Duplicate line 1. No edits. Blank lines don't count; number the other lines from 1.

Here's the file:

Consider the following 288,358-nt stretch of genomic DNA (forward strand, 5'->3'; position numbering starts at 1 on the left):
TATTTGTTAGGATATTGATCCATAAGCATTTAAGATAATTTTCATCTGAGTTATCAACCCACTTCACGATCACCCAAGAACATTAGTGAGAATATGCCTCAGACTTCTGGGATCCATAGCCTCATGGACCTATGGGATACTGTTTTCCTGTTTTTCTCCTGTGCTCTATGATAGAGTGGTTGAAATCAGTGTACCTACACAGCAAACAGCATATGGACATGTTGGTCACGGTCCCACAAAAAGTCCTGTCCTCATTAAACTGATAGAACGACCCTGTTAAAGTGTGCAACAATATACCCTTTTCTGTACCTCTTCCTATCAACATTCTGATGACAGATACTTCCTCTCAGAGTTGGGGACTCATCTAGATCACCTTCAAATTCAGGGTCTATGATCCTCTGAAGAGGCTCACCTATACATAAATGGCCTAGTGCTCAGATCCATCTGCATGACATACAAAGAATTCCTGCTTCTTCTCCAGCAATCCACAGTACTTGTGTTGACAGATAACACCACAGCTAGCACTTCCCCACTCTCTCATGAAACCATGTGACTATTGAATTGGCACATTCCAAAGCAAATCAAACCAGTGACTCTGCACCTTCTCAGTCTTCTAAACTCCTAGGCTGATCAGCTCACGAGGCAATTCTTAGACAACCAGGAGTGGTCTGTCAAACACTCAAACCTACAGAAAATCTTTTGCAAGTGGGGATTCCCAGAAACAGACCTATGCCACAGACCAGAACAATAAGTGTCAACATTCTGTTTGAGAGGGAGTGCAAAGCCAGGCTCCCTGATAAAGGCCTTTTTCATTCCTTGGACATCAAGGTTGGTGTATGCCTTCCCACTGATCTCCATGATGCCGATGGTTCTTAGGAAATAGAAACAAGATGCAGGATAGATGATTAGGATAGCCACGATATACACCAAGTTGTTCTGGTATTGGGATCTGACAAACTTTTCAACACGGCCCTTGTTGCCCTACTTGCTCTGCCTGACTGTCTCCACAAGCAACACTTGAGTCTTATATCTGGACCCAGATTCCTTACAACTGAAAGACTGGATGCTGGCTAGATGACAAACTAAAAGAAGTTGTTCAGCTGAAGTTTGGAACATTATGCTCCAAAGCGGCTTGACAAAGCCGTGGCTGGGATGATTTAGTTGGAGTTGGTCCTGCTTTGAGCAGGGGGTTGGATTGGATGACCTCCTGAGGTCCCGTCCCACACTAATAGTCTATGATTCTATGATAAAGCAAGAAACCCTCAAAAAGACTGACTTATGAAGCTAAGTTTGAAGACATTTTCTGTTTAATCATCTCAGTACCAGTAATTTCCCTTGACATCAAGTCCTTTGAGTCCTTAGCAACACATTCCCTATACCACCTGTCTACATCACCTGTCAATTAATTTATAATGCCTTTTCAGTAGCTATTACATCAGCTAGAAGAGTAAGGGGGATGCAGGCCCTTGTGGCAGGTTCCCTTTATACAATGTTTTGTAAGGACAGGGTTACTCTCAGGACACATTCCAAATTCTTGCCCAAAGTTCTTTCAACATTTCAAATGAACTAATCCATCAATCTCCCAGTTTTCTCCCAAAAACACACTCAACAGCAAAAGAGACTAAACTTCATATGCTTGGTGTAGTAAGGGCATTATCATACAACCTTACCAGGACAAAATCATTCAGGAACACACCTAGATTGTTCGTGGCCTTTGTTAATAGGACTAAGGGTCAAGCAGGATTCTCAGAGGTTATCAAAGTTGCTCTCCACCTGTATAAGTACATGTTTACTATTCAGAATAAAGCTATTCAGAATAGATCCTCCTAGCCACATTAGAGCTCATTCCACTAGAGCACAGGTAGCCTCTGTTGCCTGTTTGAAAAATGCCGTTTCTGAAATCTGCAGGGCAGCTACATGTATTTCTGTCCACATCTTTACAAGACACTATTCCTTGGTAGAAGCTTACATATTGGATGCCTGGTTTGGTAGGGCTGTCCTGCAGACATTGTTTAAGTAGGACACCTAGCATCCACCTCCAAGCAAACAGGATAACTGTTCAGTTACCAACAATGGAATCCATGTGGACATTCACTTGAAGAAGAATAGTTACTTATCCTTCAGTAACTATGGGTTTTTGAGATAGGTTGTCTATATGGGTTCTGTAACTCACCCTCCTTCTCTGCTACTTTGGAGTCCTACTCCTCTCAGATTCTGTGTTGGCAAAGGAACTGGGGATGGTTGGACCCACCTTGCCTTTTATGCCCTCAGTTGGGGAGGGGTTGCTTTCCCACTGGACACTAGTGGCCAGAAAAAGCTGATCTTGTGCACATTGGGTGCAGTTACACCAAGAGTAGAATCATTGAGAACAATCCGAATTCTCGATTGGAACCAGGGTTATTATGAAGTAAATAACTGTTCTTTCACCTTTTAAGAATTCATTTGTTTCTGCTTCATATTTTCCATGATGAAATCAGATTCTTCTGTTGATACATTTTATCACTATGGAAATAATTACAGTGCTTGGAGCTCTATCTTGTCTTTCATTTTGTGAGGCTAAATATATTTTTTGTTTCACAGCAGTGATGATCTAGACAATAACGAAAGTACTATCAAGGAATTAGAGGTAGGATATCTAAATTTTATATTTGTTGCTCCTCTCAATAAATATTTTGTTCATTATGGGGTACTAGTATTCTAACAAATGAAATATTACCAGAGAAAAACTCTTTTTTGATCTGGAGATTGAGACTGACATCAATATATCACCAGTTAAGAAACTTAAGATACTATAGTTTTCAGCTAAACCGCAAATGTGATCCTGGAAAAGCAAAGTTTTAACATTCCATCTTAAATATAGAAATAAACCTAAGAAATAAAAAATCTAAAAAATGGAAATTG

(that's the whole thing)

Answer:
Consider the following 288,358-nt stretch of genomic DNA (forward strand, 5'->3'; position numbering starts at 1 on the left):